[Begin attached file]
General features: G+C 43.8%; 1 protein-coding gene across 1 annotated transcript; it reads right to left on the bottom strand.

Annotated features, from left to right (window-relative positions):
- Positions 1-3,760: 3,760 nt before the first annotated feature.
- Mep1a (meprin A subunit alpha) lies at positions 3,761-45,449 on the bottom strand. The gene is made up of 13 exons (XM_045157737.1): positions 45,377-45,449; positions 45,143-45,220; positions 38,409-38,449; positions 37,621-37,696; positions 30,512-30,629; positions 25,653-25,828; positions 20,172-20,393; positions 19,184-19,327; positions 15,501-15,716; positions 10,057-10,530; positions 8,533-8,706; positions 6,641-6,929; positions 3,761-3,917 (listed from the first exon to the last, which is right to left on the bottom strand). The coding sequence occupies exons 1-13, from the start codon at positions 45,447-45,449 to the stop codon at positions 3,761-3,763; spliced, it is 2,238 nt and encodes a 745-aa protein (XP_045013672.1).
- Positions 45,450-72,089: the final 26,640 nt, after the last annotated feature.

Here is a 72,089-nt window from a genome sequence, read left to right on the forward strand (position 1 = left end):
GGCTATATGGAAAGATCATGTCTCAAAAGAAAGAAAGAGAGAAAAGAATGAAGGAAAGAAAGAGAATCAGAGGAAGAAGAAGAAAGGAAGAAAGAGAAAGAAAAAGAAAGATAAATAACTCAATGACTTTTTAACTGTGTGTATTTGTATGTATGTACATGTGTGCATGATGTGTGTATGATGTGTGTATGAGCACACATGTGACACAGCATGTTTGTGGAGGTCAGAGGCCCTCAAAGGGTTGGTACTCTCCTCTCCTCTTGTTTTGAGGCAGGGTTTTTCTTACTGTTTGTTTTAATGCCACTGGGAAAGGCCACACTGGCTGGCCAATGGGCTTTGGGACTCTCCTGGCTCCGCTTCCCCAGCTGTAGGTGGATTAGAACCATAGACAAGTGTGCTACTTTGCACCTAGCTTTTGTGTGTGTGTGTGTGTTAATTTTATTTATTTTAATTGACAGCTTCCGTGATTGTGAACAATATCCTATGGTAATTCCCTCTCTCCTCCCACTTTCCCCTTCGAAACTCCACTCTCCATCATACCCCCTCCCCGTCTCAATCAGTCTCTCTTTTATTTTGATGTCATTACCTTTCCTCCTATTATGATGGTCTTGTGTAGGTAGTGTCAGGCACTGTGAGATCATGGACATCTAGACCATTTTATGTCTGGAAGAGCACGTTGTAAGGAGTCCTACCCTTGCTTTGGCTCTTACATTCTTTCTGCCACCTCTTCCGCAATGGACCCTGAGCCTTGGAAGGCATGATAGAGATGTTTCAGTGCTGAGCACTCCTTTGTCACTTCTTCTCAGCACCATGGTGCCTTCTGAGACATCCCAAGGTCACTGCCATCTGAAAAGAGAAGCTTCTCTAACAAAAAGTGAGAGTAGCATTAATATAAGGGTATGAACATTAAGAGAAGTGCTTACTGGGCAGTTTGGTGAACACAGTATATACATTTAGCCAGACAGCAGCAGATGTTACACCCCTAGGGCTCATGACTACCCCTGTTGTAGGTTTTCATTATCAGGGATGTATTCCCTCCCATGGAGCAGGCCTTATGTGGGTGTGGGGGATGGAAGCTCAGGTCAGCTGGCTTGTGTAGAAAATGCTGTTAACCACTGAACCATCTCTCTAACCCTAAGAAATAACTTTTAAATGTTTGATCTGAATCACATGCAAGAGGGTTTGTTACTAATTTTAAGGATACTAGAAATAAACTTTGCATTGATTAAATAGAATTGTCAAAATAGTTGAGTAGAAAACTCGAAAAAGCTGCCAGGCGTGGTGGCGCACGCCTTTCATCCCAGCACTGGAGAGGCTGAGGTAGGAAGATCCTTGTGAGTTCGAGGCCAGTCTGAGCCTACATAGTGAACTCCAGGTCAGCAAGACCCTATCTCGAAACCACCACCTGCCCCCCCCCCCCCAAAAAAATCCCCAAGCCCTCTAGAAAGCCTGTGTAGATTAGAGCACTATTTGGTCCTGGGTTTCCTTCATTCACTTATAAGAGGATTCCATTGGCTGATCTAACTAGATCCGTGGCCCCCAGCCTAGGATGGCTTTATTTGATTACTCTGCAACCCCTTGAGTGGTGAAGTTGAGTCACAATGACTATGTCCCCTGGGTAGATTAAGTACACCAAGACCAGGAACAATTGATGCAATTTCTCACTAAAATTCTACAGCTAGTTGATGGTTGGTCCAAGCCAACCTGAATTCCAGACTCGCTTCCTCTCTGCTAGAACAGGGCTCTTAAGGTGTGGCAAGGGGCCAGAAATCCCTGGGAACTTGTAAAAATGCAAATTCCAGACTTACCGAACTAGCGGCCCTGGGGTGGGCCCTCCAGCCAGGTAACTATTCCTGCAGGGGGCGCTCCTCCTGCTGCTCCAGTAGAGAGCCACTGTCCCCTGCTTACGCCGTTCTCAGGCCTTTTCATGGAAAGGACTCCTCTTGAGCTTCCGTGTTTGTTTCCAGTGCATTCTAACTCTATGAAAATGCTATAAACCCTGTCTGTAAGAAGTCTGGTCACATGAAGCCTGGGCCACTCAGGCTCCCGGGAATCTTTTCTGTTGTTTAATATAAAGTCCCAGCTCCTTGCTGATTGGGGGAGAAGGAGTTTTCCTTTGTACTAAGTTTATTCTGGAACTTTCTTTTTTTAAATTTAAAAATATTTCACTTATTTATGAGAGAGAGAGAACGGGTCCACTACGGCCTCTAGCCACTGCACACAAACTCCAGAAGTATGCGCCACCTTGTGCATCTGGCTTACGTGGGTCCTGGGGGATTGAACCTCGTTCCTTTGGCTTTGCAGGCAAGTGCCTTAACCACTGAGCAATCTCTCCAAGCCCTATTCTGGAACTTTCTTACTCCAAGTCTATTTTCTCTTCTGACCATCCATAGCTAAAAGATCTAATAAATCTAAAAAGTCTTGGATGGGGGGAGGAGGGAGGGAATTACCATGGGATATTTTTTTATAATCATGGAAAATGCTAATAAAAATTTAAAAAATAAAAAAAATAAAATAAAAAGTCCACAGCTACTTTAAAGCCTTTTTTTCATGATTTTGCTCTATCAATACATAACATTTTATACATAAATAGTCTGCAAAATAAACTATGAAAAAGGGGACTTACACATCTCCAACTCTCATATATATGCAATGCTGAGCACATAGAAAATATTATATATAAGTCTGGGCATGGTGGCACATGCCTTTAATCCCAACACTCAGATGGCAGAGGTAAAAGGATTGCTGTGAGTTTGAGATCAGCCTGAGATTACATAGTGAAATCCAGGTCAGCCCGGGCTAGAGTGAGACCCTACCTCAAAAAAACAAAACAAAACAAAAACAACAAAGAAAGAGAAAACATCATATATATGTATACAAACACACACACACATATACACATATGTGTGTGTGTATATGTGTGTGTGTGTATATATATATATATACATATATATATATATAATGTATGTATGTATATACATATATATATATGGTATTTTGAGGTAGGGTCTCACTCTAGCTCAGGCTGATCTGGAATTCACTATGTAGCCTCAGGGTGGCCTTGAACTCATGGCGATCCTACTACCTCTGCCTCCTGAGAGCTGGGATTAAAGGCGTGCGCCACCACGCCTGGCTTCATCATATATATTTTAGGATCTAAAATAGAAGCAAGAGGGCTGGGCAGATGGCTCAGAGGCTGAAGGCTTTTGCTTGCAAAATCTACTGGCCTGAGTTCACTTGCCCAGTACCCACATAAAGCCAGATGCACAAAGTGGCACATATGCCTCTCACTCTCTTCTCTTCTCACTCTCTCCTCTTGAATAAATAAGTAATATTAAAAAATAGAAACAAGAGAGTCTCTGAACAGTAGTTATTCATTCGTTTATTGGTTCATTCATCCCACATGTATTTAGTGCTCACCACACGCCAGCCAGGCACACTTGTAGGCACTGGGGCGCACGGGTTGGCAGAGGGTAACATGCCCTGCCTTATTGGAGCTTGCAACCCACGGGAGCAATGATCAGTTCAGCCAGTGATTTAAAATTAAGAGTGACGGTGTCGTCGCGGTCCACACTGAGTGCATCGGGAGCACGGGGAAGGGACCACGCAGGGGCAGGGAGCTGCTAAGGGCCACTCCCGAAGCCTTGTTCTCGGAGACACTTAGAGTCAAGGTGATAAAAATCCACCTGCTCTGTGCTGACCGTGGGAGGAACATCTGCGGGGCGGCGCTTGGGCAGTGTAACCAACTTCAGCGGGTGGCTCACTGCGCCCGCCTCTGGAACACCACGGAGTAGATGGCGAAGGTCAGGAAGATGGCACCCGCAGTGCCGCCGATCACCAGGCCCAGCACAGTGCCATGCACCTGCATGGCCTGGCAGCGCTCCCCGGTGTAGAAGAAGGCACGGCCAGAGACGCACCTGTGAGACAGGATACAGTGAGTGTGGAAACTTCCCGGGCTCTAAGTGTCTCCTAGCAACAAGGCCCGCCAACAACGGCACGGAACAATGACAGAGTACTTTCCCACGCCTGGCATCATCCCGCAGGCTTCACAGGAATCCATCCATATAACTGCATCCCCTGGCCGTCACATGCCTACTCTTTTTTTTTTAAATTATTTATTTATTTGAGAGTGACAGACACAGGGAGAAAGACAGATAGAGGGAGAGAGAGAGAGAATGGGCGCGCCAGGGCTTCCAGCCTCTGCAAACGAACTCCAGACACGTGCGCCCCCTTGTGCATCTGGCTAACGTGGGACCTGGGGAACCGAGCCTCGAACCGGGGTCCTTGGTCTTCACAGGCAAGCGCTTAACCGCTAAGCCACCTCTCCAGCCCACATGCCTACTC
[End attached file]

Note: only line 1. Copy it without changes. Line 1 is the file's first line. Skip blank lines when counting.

General features: G+C 43.8%; 1 protein-coding gene across 1 annotated transcript; it reads right to left on the bottom strand.